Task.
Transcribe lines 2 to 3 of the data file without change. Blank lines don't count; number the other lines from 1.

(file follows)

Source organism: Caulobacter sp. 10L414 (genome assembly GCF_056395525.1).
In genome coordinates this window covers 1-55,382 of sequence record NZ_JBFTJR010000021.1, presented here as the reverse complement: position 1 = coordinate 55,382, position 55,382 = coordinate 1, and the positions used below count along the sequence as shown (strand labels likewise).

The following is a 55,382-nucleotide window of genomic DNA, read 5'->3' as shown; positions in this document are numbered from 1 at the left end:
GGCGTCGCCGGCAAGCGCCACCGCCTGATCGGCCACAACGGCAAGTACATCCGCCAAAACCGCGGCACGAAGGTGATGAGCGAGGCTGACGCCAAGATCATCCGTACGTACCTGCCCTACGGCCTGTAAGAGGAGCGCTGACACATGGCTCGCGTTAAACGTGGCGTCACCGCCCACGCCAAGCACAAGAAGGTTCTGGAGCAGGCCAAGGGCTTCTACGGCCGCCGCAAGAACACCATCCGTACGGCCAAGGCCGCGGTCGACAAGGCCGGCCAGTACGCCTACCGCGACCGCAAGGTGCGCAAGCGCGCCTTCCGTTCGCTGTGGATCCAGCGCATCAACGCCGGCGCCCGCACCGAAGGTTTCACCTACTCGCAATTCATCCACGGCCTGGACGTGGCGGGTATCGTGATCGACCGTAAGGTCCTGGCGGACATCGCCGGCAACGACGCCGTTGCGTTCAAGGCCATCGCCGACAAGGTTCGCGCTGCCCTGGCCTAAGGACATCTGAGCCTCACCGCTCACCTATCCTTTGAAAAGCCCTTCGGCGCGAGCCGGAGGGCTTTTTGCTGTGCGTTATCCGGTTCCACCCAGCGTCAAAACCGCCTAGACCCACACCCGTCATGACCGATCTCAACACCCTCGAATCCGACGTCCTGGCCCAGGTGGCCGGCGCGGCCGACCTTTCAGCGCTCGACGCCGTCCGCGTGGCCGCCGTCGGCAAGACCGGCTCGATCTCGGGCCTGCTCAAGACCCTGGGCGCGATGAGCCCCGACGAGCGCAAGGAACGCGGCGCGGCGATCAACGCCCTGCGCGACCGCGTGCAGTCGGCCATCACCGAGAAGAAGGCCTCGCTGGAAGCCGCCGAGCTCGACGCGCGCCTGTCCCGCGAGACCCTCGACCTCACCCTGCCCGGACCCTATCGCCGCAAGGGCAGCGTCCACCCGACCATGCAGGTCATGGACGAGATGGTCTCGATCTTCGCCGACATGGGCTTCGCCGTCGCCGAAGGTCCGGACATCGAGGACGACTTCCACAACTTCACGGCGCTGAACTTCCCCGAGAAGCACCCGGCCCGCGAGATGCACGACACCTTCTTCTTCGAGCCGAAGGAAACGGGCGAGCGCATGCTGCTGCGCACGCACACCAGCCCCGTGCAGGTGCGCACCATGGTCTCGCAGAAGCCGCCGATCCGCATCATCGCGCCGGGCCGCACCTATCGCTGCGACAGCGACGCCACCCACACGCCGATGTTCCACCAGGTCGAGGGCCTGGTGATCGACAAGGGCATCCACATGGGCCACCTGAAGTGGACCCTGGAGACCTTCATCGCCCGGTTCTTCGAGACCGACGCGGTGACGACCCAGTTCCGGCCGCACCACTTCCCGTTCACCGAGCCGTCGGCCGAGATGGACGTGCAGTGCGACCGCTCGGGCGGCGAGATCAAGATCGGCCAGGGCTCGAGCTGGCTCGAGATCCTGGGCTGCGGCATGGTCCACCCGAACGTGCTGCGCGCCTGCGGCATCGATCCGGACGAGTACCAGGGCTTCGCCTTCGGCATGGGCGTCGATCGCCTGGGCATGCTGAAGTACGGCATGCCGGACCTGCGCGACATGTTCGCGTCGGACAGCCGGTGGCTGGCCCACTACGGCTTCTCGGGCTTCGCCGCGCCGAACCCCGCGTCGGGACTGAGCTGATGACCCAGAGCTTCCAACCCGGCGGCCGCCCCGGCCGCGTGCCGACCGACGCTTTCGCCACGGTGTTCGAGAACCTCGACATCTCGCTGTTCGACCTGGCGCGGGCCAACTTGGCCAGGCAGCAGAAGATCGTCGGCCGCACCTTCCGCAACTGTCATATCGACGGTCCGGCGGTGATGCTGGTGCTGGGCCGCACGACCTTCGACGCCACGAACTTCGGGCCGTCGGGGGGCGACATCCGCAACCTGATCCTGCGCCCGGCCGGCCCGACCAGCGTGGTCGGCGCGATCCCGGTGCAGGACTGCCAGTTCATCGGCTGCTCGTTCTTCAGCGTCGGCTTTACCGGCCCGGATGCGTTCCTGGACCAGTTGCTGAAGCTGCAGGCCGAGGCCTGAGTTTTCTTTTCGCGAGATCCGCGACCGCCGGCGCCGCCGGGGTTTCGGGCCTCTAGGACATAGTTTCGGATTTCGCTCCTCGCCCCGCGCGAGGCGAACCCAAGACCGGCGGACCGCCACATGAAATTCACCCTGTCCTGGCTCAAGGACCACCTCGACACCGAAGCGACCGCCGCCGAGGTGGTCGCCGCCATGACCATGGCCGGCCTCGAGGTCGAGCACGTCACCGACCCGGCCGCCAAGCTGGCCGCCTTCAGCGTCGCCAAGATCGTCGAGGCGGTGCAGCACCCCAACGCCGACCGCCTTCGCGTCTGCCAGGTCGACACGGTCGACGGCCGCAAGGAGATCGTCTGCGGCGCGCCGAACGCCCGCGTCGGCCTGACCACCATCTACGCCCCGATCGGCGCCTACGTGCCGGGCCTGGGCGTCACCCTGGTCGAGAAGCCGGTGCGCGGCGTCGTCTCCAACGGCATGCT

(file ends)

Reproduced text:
In genome coordinates this window covers 1-55,382 of sequence record NZ_JBFTJR010000021.1, presented here as the reverse complement: position 1 = coordinate 55,382, position 55,382 = coordinate 1, and the positions used below count along the sequence as shown (strand labels likewise).

The following is a 55,382-nucleotide window of genomic DNA, read 5'->3' as shown; positions in this document are numbered from 1 at the left end: